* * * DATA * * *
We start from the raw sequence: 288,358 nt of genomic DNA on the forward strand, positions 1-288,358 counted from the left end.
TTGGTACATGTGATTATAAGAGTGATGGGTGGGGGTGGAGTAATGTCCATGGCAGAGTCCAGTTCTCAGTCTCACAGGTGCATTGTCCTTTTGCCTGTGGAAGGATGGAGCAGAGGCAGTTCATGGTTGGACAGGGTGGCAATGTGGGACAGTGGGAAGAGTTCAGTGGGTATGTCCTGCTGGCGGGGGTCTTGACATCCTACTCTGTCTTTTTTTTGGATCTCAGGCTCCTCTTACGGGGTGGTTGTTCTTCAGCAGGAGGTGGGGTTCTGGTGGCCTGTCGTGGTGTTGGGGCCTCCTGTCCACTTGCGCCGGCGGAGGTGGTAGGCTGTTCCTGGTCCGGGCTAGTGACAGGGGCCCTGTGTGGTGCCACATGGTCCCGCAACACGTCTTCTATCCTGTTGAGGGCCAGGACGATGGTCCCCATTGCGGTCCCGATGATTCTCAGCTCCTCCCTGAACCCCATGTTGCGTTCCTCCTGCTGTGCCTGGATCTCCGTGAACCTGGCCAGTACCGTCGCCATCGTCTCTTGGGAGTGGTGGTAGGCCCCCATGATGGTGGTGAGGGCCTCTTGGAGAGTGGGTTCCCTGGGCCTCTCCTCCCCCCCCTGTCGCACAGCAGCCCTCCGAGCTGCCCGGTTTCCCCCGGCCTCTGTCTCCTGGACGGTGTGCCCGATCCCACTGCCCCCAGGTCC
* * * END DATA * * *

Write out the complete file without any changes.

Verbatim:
We start from the raw sequence: 288,358 nt of genomic DNA on the forward strand, positions 1-288,358 counted from the left end.
TTGGTACATGTGATTATAAGAGTGATGGGTGGGGGTGGAGTAATGTCCATGGCAGAGTCCAGTTCTCAGTCTCACAGGTGCATTGTCCTTTTGCCTGTGGAAGGATGGAGCAGAGGCAGTTCATGGTTGGACAGGGTGGCAATGTGGGACAGTGGGAAGAGTTCAGTGGGTATGTCCTGCTGGCGGGGGTCTTGACATCCTACTCTGTCTTTTTTTTGGATCTCAGGCTCCTCTTACGGGGTGGTTGTTCTTCAGCAGGAGGTGGGGTTCTGGTGGCCTGTCGTGGTGTTGGGGCCTCCTGTCCACTTGCGCCGGCGGAGGTGGTAGGCTGTTCCTGGTCCGGGCTAGTGACAGGGGCCCTGTGTGGTGCCACATGGTCCCGCAACACGTCTTCTATCCTGTTGAGGGCCAGGACGATGGTCCCCATTGCGGTCCCGATGATTCTCAGCTCCTCCCTGAACCCCATGTTGCGTTCCTCCTGCTGTGCCTGGATCTCCGTGAACCTGGCCAGTACCGTCGCCATCGTCTCTTGGGAGTGGTGGTAGGCCCCCATGATGGTGGTGAGGGCCTCTTGGAGAGTGGGTTCCCTGGGCCTCTCCTCCCCCCCCTGTCGCACAGCAGCCCTCCGAGCTGCCCGGTTTCCCCCGGCCTCTGTCTCCTGGACGGTGTGCCCGATCCCACTGCCCCCAGGTCC